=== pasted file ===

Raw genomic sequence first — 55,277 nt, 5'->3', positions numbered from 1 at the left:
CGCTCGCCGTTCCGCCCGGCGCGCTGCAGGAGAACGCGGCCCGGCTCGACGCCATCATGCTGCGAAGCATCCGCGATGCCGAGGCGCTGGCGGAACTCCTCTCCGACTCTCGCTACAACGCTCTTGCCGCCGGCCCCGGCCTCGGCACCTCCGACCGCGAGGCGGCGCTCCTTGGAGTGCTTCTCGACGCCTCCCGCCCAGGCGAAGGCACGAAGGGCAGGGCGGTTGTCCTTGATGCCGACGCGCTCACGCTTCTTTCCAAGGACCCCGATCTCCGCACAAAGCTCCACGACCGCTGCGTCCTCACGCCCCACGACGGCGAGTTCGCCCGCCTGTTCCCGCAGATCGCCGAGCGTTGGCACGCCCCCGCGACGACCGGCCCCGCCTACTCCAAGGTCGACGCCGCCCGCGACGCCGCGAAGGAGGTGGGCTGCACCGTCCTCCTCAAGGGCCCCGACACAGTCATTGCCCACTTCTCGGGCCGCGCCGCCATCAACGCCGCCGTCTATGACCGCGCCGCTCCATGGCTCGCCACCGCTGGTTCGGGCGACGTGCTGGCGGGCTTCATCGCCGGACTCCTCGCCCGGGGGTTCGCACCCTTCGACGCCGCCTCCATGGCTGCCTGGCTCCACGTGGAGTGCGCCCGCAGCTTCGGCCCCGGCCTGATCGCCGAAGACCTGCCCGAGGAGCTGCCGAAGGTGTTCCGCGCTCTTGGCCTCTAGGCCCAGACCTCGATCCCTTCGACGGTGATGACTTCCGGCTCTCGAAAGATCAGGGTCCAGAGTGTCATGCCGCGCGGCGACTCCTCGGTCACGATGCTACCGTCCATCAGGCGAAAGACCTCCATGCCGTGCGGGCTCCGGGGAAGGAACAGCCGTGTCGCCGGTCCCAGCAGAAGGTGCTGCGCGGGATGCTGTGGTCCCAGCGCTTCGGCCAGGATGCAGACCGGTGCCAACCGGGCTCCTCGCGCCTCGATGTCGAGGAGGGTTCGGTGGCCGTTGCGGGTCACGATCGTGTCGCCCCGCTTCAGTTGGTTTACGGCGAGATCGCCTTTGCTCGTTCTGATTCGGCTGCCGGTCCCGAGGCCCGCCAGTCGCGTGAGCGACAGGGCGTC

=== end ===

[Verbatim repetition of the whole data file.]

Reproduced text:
Raw genomic sequence first — 55,277 nt, 5'->3', positions numbered from 1 at the left:
CGCTCGCCGTTCCGCCCGGCGCGCTGCAGGAGAACGCGGCCCGGCTCGACGCCATCATGCTGCGAAGCATCCGCGATGCCGAGGCGCTGGCGGAACTCCTCTCCGACTCTCGCTACAACGCTCTTGCCGCCGGCCCCGGCCTCGGCACCTCCGACCGCGAGGCGGCGCTCCTTGGAGTGCTTCTCGACGCCTCCCGCCCAGGCGAAGGCACGAAGGGCAGGGCGGTTGTCCTTGATGCCGACGCGCTCACGCTTCTTTCCAAGGACCCCGATCTCCGCACAAAGCTCCACGACCGCTGCGTCCTCACGCCCCACGACGGCGAGTTCGCCCGCCTGTTCCCGCAGATCGCCGAGCGTTGGCACGCCCCCGCGACGACCGGCCCCGCCTACTCCAAGGTCGACGCCGCCCGCGACGCCGCGAAGGAGGTGGGCTGCACCGTCCTCCTCAAGGGCCCCGACACAGTCATTGCCCACTTCTCGGGCCGCGCCGCCATCAACGCCGCCGTCTATGACCGCGCCGCTCCATGGCTCGCCACCGCTGGTTCGGGCGACGTGCTGGCGGGCTTCATCGCCGGACTCCTCGCCCGGGGGTTCGCACCCTTCGACGCCGCCTCCATGGCTGCCTGGCTCCACGTGGAGTGCGCCCGCAGCTTCGGCCCCGGCCTGATCGCCGAAGACCTGCCCGAGGAGCTGCCGAAGGTGTTCCGCGCTCTTGGCCTCTAGGCCCAGACCTCGATCCCTTCGACGGTGATGACTTCCGGCTCTCGAAAGATCAGGGTCCAGAGTGTCATGCCGCGCGGCGACTCCTCGGTCACGATGCTACCGTCCATCAGGCGAAAGACCTCCATGCCGTGCGGGCTCCGGGGAAGGAACAGCCGTGTCGCCGGTCCCAGCAGAAGGTGCTGCGCGGGATGCTGTGGTCCCAGCGCTTCGGCCAGGATGCAGACCGGTGCCAACCGGGCTCCTCGCGCCTCGATGTCGAGGAGGGTTCGGTGGCCGTTGCGGGTCACGATCGTGTCGCCCCGCTTCAGTTGGTTTACGGCGAGATCGCCTTTGCTCGTTCTGATTCGGCTGCCGGTCCCGAGGCCCGCCAGTCGCGTGAGCGACAGGGCGTC